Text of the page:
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PDA Autism - your right to autonomy

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PDA (Pathological Demand Avoidance) comes up a lot in my work with neurodivergent clients so I thought I'd just share some info here for those who are exploring their neurodivergent identity.

In my counselling practice I don't use pejorative labels, and so when I work with PDA I use the term Pervasive Drive for Autonomy (PDA) coined by Tomlin Wilding. This newer interpretation shifts the focus from the avoidance of demands to the underlying need for autonomy.

At its core, PDA is characterised by an intense, anxiety-driven desire for personal control. Individuals with PDA may react strongly to expectations or demands, even seemingly minor ones, as a way to maintain their sense of autonomy. It's crucial to understand that this isn't about being difficult or defiant - it's a genuine, often overwhelming need to preserve one's freedom from external pressures. PDA usually sits within an autistic profile but I notice in my work that it can appear in any of the neurodivergent profiles ie. autistic, ADHD or AuDHD.

Is this something you relate to? Share in the comments below!

Interestingly, those with PDA often struggle with demands they actually want to meet. In my practice people have shared with me all sorts of challenges with demands, including struggling with getting water when thirsty and making food when hungry. PDA can hide in the most subtle of places. A person with a PDA profile might genuinely desire to be productive, compliant, or engage in activities they like, but find themselves unable to do so due to intense anxiety and demand-pressure.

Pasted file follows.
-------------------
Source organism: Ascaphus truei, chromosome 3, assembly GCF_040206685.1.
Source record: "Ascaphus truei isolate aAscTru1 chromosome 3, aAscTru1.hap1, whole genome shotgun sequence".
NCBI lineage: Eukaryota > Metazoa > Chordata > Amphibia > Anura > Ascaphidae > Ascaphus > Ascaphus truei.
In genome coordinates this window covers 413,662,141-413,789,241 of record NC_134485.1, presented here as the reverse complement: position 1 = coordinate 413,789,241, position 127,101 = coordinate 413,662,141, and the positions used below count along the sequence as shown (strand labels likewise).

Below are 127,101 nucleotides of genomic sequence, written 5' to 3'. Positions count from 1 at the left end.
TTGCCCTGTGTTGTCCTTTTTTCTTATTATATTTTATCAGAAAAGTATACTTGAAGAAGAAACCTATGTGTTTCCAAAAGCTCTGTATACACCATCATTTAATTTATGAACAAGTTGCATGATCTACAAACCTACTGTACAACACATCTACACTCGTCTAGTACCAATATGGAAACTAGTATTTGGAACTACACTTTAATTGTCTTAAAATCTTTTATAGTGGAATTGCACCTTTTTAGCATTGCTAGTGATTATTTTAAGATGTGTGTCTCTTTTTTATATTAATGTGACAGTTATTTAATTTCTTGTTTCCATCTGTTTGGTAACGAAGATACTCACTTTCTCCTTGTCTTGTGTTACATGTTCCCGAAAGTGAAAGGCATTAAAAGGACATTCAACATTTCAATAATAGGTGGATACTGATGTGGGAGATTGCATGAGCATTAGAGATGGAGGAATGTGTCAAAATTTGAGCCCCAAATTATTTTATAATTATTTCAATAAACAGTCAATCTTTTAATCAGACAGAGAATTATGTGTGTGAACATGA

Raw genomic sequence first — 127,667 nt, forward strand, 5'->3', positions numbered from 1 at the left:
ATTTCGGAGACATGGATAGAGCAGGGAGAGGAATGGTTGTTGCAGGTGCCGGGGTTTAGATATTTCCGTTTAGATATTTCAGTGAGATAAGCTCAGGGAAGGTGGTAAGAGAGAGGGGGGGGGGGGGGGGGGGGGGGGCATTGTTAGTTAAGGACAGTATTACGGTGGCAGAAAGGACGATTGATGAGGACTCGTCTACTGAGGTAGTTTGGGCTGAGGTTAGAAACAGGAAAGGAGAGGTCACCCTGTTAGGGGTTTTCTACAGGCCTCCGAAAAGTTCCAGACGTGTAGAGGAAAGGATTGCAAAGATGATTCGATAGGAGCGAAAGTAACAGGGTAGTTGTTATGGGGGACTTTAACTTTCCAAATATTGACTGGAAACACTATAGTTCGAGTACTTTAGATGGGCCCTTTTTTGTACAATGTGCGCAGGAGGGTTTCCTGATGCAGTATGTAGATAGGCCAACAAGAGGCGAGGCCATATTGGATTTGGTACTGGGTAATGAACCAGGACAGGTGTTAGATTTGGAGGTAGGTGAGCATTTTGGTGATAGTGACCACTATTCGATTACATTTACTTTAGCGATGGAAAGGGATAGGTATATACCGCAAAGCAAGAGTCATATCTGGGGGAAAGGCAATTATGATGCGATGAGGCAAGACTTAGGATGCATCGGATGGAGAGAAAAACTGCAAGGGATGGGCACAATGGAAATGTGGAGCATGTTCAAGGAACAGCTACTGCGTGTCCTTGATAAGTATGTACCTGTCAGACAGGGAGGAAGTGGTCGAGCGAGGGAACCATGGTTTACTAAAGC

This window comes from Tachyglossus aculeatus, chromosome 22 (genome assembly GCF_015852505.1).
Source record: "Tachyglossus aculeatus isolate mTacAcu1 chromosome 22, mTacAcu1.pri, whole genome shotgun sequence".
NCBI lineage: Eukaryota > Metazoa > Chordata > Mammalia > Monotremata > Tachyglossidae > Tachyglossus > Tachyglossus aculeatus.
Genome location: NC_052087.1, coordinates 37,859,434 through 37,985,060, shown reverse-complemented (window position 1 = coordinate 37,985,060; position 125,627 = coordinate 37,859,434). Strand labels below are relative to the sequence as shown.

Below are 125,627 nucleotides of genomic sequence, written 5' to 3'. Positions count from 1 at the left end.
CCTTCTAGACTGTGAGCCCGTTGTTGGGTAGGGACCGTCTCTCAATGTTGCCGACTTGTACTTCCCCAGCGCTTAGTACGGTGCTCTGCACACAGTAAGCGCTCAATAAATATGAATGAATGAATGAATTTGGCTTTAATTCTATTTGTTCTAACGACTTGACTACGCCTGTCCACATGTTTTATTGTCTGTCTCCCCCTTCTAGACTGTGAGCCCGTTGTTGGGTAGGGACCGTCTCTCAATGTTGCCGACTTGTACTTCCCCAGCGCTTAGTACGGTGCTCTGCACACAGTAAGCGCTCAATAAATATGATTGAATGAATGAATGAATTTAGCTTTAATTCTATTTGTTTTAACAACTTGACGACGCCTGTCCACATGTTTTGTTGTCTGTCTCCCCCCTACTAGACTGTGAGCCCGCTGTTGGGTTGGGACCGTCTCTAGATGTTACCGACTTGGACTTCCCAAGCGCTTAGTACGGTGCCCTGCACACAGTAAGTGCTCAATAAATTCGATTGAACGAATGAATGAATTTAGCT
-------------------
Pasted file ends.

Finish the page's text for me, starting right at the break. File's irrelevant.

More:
People with a PDA profile often display a unique set of characteristics that can be confusing for the people around them such as partners or family members. They may have better social skills than typically seen in autism, making their challenges less immediately apparent. They might struggle with social hierarchies, experience unpredictable periods of coping well followed by difficulties, and have a greater need for novelty than many autistic individuals.

These traits can lead to misunderstandings and misdiagnoses. The years of being misunderstood can result in trauma and additional layers of anxiety and depression. It's also important to recognise the significant impact on families, who often feel at a loss after trying numerous interventions without success.

How I work with PDA in the counselling room

As a neurodivergent-affirmative therapist, when I'm working with a client who has a PDA profile I approach the therapy with a deep understanding of the person's need for autonomy and control. Part of this involves creating a collaborative therapeutic relationship, where the client has significant input into the pace, structure, and goals of therapy.

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I help the client explore and understand their PDA traits, framing them as a natural part of their neurotype rather than as deficits to be corrected. I might work with the client to develop strategies for spotting the anxiety-demand-pressure hypervigilance that appears in the subtleties of everyday life, and helping the person to consider ways of navigating around the demands of daily life, always emphasising the client's agency in collaborating to find a way through the choppy waters of adulting.

Ultimately, the goal is in helping build self-understanding, develop coping mechanisms, and find ways to shape a life that is PDA-friendly. It also involves ways to attune to the nervous system so that approaches to demands can be reframed in a way that the nervous system feels ok to go ahead. This can involve using conversational reframes and approaches that allows the nervous system to say - yes, I'm ok to go ahead!

What are your thoughts, does this profile resonate with you. Find out more about PDA here.


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